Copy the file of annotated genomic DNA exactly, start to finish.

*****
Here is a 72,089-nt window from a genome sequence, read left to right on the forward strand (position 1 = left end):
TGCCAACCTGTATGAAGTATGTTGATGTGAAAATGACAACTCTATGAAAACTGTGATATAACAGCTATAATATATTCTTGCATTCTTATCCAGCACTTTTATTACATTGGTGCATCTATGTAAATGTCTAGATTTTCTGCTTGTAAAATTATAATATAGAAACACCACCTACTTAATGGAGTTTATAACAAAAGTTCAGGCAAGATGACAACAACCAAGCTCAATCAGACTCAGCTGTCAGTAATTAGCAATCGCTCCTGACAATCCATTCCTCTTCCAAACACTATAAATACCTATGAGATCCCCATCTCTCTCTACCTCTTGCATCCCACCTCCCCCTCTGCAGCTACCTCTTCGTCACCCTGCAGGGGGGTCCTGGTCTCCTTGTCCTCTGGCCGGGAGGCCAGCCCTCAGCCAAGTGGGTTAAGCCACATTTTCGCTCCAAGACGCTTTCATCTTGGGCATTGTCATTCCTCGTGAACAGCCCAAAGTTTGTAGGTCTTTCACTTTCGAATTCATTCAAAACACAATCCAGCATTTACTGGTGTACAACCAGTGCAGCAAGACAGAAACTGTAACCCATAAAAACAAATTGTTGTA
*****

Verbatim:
Here is a 72,089-nt window from a genome sequence, read left to right on the forward strand (position 1 = left end):
TGCCAACCTGTATGAAGTATGTTGATGTGAAAATGACAACTCTATGAAAACTGTGATATAACAGCTATAATATATTCTTGCATTCTTATCCAGCACTTTTATTACATTGGTGCATCTATGTAAATGTCTAGATTTTCTGCTTGTAAAATTATAATATAGAAACACCACCTACTTAATGGAGTTTATAACAAAAGTTCAGGCAAGATGACAACAACCAAGCTCAATCAGACTCAGCTGTCAGTAATTAGCAATCGCTCCTGACAATCCATTCCTCTTCCAAACACTATAAATACCTATGAGATCCCCATCTCTCTCTACCTCTTGCATCCCACCTCCCCCTCTGCAGCTACCTCTTCGTCACCCTGCAGGGGGGTCCTGGTCTCCTTGTCCTCTGGCCGGGAGGCCAGCCCTCAGCCAAGTGGGTTAAGCCACATTTTCGCTCCAAGACGCTTTCATCTTGGGCATTGTCATTCCTCGTGAACAGCCCAAAGTTTGTAGGTCTTTCACTTTCGAATTCATTCAAAACACAATCCAGCATTTACTGGTGTACAACCAGTGCAGCAAGACAGAAACTGTAACCCATAAAAACAAATTGTTGTA